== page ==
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The Pro & Anti-Gun Control arguments

Oct 13, 2017
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On the wake of the deadliest mass shooting in U.S. history in Las Vegas, the thing we should be asking ourselves is about gun control. Do we take this as a wakeup call to start outlawing guns like Japan, Australia, Germany and the United Kingdom or should we continue on because our amendments state that every citizen is allowed to own a gun? The best way is to weigh the facts and make your own opinion.

On the argument of anti-gun control, organizations like the NRA, National Rifle Association, and citizens who own guns, argue that a ban on guns wouldn’t keep guns out of the country but more actually, keep guns away from law-abiding citizens while criminals find other illegal means of acquiring a firearm. Another argument is that the founders wrote the second amendment, stating that every citizen is allowed their own firearm to protect themselves and their property. Then why should we start changing an amendment that was written into our government more than 200 years ago? Bringing up the gun control laws gives too much power to the government and may result in government tyranny and the government taking away all guns from citizens. This has happened before like in Nazi Germany and Cuba to easily take away any power that the citizens could probably have.

On the other side of the argument, the pro-gun control, Arguments stem that the United States has one of the biggest gun problems in modern day and other countries like Australia, Japan, United Kingdom and Germany all took a crack in gun control and many have seen fewer suicides and homicides. Take Australia for example. In 1996 the country had a terrible mass shooting in Port Arthur, killing 35 people with semiautomatic weapons. After that, the country took a real in-depth look at how guns and banned private sales of any firearm. They haven’t had a mass shooting since. Another argument is that the second amendment was written 200 years ago when it took more than 30 seconds to load one bullet into a gun and if the founding father saw that a weapon like a semiautomatic gun would exist, they might change their stance on the situation. Another fact is that none of the 62 mass shootings between 1982 and 2012 was stopped by an armed civilian. Gun rights activists regularly state that a 2002 mass shooting at the Appalachian School of Law in Virginia was stopped by armed students, but those students were current and former law enforcement officers and the killer was out of bullets when subdued.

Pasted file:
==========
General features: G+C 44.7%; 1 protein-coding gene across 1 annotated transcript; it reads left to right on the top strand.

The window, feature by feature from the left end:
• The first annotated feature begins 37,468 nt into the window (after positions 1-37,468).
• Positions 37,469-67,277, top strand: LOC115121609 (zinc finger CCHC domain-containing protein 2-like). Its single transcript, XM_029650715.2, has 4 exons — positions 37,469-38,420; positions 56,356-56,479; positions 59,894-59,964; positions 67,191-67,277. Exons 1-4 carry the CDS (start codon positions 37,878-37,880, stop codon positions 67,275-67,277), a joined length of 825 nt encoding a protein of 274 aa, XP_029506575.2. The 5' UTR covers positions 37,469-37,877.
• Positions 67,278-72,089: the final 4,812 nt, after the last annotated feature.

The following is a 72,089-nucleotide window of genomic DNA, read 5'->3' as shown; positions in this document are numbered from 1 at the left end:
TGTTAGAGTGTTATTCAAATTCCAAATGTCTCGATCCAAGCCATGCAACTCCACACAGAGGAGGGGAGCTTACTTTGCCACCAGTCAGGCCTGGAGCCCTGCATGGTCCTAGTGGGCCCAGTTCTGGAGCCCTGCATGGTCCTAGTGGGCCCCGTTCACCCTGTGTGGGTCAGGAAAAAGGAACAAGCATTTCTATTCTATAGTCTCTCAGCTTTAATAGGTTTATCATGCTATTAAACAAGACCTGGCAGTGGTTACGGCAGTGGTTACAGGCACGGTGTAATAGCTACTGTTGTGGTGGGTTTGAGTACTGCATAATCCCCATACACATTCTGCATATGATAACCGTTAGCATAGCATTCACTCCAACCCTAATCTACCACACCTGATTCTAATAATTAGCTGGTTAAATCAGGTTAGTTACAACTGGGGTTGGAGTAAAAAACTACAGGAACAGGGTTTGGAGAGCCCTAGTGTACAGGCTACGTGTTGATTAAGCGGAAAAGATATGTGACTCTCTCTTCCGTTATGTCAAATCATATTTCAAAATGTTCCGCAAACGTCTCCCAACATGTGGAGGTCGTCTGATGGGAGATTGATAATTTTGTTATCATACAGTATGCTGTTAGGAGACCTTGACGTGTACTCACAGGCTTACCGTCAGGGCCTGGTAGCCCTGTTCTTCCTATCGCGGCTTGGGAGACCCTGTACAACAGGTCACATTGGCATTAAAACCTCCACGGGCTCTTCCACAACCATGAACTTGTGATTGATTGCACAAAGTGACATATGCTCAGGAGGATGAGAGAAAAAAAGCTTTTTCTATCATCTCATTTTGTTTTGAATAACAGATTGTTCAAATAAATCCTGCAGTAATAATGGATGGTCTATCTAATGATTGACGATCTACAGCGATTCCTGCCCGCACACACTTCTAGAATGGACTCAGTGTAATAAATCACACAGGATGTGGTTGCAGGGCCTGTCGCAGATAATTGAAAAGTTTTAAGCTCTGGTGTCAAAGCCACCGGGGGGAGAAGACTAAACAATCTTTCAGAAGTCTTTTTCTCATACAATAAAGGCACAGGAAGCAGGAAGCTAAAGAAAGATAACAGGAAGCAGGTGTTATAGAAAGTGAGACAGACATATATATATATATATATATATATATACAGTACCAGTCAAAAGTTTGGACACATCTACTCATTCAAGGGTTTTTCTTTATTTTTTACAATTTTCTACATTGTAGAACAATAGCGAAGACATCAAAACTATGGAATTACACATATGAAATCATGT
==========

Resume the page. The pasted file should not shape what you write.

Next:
This is a question we as Americans have been struggling with for decades and after the deadliest mass shooting in U.S. history (a record that was previously broken a bit more than a year ago by the pulse nightclub shooting) we have to wonder if guns are needed or if guns need to be disposed of.

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